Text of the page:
This week’s Small Business Star is tech start-up entrepreneur Evgeny Shadchev. As founder and CEO of Makers Academy, an intensive course that helps beginners to land their first job as junior software developers, Evgeny puts emphasis on fostering talent at the earliest opportunity.

Originally from Russia, Evgeny moved to London in 2006 to obtain his post-graduate degree. With London’s tech scene burgeoning, Evgeny found himself at home. Successfully building a career over the years as a software developer, Evgeny worked on consumer products, such as price comparison service InvisibleHand, before founding a start-up incubator Forward Labs (now part of Forward Partners VC fund).

1. Makers Academy was a response to a problem with my own team

Whilst working as a software developer, I was receiving lots of attention from recruiters but at the same time I struggled to hire developers for my own team. I saw an opportunity to find a solution to this reoccurring problem, which led me to starting Makers Academy.

Universities, including the very best ones, struggle to prepare their graduates to work as software developers because it’s really hard to keep up with the constantly evolving tech industry. Technologies, programming languages and methodologies change: it’s really hard for a three-year degree to keep up with it.

Therefore, we started a short, vocational course aimed to get a complete beginner into a job as a software developer at a fraction of a cost and time compared to a university.

2. It took four months from concept to classroom

My co-founder Rob and I didn’t plan it for too long. We had the first conversation in mid-November 2012 when traveling in a taxi to Silicon Milkroundabout, a tech job fair in Tech City. After two weeks of basic research, we began building a landing page in December, signed-up our first class in January, found an office, prepared the curriculum and started teaching in mid-February.

In the beginning, the industry was very sceptical of what we’re doing. Everyone was telling us teaching complete beginners in a matter of months was impossible. It took us a few months to graduate our first cohort and place them into jobs to start turning sceptics into fans.

3. We used our contacts to put out graduates in front of the right people

Most software developers are either self-taught or have a computer science degree. The former requires a lot of tenacity and grit because it’s a difficult skill to learn. The latter takes years, doesn’t guarantee a job and leaves the graduate with a large debt. We’re right in the middle of these two extremes: learning at Makers Academy is more efficient than on your own but it’s faster and cheaper than a university.

In the early days, we kept coming up against the same problem. Graduates unable to get interviews because employers didn’t want to see candidates without relevant qualifications or work experience. We asked a few tech companies to do us a favour and hold mock interviews with our grads to help them get feedback.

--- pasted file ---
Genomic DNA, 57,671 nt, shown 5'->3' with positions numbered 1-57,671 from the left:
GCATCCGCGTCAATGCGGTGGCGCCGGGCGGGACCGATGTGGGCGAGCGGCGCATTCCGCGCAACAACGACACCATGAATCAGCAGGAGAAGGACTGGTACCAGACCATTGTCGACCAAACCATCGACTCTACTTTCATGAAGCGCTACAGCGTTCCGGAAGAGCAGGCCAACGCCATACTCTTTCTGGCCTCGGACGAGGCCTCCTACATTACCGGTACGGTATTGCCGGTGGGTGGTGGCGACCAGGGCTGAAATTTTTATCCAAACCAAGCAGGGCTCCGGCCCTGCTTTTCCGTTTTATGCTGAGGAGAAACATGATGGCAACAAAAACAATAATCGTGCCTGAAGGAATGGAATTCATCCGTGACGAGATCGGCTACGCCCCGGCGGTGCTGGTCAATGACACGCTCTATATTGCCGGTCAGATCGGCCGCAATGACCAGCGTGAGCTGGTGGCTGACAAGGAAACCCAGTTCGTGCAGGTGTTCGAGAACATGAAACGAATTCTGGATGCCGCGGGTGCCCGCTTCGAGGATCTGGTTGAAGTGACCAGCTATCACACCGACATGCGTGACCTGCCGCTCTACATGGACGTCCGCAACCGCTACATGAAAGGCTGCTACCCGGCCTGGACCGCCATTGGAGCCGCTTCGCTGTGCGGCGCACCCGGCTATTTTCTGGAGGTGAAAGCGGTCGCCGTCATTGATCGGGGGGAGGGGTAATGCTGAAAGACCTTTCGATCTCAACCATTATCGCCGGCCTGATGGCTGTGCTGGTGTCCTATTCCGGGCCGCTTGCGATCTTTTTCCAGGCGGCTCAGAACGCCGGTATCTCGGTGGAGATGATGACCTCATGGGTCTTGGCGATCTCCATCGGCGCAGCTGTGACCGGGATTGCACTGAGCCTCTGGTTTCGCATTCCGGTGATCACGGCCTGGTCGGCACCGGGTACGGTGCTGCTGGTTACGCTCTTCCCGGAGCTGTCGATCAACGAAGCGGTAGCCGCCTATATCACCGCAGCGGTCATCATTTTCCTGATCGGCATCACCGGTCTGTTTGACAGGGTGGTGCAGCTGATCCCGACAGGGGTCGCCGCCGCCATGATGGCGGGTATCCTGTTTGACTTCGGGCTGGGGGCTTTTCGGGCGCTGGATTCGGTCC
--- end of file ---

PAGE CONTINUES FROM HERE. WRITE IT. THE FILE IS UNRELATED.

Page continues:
Then we received a phone call: “I know it was supposed to be a mock interview but we’d like to make an offer”. Now we have a track record of dozens of amazing companies who hired our grads and many more who’d like to do it.

4. People choose us based on our track record

We set ourselves apart by doing a great job teaching beginners and getting them into jobs. I’m really proud that Pivotal Labs, 8th Light, Thoughtworks, Springer, BSkyB, the Ministry of Justice, New Bamboo, Deloitte Digital, Techstars, CompareTheMarket and many other world-class companies chose to hire our graduates.

We don’t have a formal accreditation and we don’t award any diplomas or certificates, but our students choose us on the strength of our track record.

Our ambition is to help everyone who’d like to become a software developer to get their first job in the industry. I’d like to make our services accessible in many more locations, not just London. We’re working hard on making the course more scalable and more affordable in the future.

5. It’s vital we keep on top of new technologies

It’s very important to keep up with the latest developments because the technology changes so quickly. For example, we’ll visit one of our hiring partners to talk to their developers in detail about what they’d like our graduates to know: specific technologies, languages, methodologies that they’re already using today. Then we’ll incorporate it in the curriculum in a matter of weeks to make sure our graduates have relevant skills when they graduate.

6. It took us nine months to break even

It was fairly challenging to raise seed money to kick-start the business. However, once we raised a small amount to get us started, we worked really hard to break even, which we did nine months after we started.

Our success is the proof that what we’re doing is really in demand and that the business is sustainable. Our alumni often drop by our office or send emails to tell us how learning to code has changed their lives for the better. When someone tells me that Makers Academy was the best investment they’ve ever made, I know we’re on the right track.

7. Passion and determination go hand-in-hand

Don’t do it unless you can’t imagine doing anything else. Starting Makers Academy turned out to be harder than anything else that I ever tried to do and I thought I was used to hard work. However, if you’re hell-bent on being successful in business and willing to work really hard for it, then just go and do start your own business.

Find out more about Evgeny and Makers Academy.

For more advice and insight from business owners, visit our Small Business Stars hub.